Mobilizing Joints Through Muscle Manipulation from
Erik Dalton, Ph.D. Certified Rolfer
The Myoskeletal Alignment (corrective massage) Technique was developed by Erik Dalton, PhD Certified Advanced Rolfer as a tool to help relieve our nation’s neck/ back pain epidemic.
By incorporating muscle-balancing techniques with joint-mobilization maneuvers, clients experience a correction of the dysfunctional strain patterns before they become pain patterns. This allows for long lasting improvement and less frequent visits.
Ultimately, for long-lasting relief of chronic neck/back pain, the Myoskeletal Alignment (corrective massage) Technique system works to achieve these goals:
Most massage techniques focus on muscle. We focus on what gives the muscle its ability to lengthen. By working with joint mobilization, connective tissue or fascia, and ligaments, you can have a shape change. The planes of fascia running through the body give your body its shape. For example, if your shoulders are forward, this shortening of connective tissue in the front can create pain in the shoulder muscles. You then may think the problem is in your shoulder muscles, but in fact, the source of the problem is the fascia in the front ribs where the pectoral (breast) muscles attach. The tight pecs pull the shoulders forward. Structural massage in Myoskeletal Alignment (corrective massage) work also combines strengthening weak or inhibited muscles through simple exercises. In the example above, the muscle between the shoulder blades are typically weak and the pecs in the front over power these. Strengthening the muscles between the shoulders can help bring the shoulders back, thus releasing pain.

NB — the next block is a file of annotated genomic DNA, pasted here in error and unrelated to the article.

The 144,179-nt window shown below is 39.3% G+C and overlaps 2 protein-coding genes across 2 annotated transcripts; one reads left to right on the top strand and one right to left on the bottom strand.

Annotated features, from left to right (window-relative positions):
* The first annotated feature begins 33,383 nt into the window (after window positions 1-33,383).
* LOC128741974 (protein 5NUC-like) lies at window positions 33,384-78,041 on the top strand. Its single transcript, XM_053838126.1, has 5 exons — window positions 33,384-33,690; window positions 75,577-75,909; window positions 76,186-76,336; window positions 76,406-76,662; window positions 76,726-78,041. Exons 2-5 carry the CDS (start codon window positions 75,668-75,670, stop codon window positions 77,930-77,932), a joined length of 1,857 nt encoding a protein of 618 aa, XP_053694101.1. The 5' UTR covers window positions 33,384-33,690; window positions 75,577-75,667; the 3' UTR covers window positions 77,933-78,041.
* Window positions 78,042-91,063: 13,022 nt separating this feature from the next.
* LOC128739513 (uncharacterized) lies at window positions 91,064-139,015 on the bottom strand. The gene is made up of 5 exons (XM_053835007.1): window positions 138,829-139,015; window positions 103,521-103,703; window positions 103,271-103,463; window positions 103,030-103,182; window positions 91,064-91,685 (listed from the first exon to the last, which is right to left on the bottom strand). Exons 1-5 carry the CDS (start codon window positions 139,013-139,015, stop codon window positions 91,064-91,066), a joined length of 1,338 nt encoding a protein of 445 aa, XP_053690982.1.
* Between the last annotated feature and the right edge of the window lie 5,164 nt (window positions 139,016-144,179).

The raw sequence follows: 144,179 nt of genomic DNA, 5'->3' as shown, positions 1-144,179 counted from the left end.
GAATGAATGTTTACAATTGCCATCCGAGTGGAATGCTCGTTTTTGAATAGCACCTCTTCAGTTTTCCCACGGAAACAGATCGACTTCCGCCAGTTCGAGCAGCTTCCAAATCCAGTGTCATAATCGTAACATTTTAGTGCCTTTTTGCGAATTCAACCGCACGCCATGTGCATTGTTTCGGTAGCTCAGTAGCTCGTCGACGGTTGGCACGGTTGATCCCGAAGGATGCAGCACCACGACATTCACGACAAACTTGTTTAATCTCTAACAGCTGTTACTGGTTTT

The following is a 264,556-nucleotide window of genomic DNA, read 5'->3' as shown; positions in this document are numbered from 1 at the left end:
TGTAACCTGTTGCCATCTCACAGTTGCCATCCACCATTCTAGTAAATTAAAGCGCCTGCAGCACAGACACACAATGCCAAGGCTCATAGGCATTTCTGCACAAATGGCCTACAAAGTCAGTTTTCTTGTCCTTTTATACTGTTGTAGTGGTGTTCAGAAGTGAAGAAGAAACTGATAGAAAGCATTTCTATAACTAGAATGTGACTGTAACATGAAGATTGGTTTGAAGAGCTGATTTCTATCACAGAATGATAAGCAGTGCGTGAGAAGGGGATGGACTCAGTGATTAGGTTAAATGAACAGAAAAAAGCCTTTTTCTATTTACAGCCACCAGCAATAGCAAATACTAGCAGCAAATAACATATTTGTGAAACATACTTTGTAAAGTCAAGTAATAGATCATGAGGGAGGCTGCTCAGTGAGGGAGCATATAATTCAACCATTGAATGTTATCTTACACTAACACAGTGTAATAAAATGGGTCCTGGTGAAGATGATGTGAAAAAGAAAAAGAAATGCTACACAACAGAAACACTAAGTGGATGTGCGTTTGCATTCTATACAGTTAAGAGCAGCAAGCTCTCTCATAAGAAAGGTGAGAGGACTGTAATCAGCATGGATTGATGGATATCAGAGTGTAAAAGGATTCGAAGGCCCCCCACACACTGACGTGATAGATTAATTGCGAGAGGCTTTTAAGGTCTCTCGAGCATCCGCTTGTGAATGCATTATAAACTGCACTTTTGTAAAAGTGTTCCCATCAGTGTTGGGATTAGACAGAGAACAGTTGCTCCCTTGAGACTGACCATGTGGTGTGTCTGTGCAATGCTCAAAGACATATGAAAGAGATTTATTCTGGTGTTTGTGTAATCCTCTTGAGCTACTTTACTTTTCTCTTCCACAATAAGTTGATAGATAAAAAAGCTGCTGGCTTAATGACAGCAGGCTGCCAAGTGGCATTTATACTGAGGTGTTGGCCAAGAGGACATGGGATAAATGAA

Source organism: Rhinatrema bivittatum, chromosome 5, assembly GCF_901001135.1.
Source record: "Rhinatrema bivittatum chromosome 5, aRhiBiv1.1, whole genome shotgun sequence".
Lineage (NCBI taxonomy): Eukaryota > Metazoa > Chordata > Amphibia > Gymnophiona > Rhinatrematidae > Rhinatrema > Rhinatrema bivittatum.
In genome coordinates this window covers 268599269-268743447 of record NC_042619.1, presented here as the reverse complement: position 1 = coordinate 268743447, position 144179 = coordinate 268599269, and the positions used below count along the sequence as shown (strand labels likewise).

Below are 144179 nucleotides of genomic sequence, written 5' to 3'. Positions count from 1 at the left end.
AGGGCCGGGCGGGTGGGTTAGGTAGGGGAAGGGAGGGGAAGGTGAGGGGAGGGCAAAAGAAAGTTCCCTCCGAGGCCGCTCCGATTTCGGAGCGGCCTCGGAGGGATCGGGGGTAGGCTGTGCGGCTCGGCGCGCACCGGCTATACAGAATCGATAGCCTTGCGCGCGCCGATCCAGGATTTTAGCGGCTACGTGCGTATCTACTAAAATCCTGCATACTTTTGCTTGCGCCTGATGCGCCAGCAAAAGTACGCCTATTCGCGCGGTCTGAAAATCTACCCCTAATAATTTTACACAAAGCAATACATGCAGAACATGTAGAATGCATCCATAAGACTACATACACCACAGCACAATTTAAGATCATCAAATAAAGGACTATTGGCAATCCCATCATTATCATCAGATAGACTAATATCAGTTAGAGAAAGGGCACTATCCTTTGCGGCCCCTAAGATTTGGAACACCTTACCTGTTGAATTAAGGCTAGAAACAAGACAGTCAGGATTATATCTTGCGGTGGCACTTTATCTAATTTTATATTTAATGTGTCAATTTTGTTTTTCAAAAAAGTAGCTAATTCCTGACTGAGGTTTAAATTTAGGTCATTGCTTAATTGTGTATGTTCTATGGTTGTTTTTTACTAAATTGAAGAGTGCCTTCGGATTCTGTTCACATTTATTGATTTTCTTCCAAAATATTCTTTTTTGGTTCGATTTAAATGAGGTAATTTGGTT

“My 25 year old daughter started having headaches 3 years ago…she wakes up with them. She is on a powerful migraine drug. She came to you with a full blown migraine and you gave her so much relief. Thank you for making the connection to her posture and years of playing the flute. For years was turning looking to the left at the conductor and didn’t realize the pain could show up years later.”
Stella B, Corinth, TX
In the presence vertebral dysfunction, palpable fourth layer fibrosis is found, always.
Dr. Phillip Greenwood